Colombia’s largest public library Biblioteca Luis Ángel Arango has reached a 60-year milestone, and part of its comprehensive cultural agenda is dedicated to showing its extensive collection of historical documents and paintings.
In an age of “fake news” and social media misinformation, the Central Bank’s leading educational institution aims to defend the importance of “evidence” when registering events, such as those that have marked Colombia and shaped its national identity. With this objective in mind, and to celebrate their sexagenarian anniversary, the exhibition BLAA 60 años: evidencias para una nación (BLAA 60 years: evidence of a nation) opened in July. “As we gather knowledge, evidence is the basic requirement to reach conclusions and build a system of truths that, we know, change with time,” remarked Alberto Abello, BLAA’s director, during the inauguration.
However, this temporary exhibit doesn’t claim to have the final word on truths, instead, presents various narratives, even contradictory ones, of what kind of nation Colombians have built. In order to get audiences interested in the topic an exceptional sample of the patrimonial treasures from old books to photographs and historical letters, all rarely seen, are currently being exhibited. “BLAA 60 años” is organized in nine parts, with section titles such as El amor y su poder como constructor de nación (Love and its power as a nation builder); La paz y la guerra a través de la historia colombiana (Peace and war through Colombian history) and La educación como forjadora de transformaciones (Education as the forger of transformations) helping visitors get an up-close account of almost every facet of Colombian life. Curated by novelist and journalist Andrés Arias, the exhibit looks at how land and property has played a key role in the internal conflict; how migrations gave way to large-scale urbanization; and why Colombians love rituals and partying.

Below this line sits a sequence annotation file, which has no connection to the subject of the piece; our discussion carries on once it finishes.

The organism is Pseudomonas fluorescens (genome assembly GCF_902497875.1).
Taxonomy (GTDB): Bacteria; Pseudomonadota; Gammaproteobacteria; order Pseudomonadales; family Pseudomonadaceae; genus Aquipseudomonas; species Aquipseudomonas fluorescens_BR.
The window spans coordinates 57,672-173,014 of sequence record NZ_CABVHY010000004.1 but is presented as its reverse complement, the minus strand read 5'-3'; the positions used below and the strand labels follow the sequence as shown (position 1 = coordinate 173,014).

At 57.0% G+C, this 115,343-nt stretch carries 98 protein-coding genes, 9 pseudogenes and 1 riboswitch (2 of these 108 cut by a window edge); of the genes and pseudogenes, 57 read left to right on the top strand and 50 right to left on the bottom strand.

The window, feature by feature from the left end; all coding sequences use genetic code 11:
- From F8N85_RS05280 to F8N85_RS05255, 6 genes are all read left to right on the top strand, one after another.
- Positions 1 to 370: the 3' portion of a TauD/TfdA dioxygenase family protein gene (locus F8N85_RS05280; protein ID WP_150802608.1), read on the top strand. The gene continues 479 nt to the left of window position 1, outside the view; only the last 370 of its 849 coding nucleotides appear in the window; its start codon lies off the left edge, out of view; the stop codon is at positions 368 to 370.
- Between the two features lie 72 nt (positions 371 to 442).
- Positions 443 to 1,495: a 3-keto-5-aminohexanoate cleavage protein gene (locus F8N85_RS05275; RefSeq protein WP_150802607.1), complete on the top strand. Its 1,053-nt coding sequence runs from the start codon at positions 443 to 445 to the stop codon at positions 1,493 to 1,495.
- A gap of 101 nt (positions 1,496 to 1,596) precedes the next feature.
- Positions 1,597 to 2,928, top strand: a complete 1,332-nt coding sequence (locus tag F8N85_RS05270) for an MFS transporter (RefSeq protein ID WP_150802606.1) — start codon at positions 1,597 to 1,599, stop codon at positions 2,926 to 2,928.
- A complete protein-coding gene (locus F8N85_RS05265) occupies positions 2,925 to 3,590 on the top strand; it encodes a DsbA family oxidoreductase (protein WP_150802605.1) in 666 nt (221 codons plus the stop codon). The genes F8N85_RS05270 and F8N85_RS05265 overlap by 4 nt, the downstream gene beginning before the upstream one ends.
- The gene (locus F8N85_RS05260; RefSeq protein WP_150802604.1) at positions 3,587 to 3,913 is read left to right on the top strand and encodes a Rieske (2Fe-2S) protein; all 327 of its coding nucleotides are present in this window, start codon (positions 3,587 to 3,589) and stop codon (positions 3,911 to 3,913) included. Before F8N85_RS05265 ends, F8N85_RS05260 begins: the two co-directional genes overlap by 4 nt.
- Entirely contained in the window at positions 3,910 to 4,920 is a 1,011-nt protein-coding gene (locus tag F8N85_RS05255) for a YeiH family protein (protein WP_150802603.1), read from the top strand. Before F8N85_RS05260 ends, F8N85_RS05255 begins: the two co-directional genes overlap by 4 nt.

Everyday life is also captured in sepia-toned photographs and parched letters, giving importance to history as evidence. “The original letters allow visitors to understand how Colombians have loved throughout history,” states Arias, as one example. Even how radio has played a key role in courtship, especially among those living in remote regions of the country.
Family portraits share wall space with newspaper headlines, and as much as this exhibit is as about small details, it presents a larger vision of nation- building – one particularly relevant as the country ends more than a half- century of conflict. “We want visitors of all ages to be interested in what it means to be Colombian, and through storytellers, dream that a better nation is possible,” states Arias.
Until February 2019. Free admission
Biblioteca Luis Ángel Arango – Calle 11 No.4-14.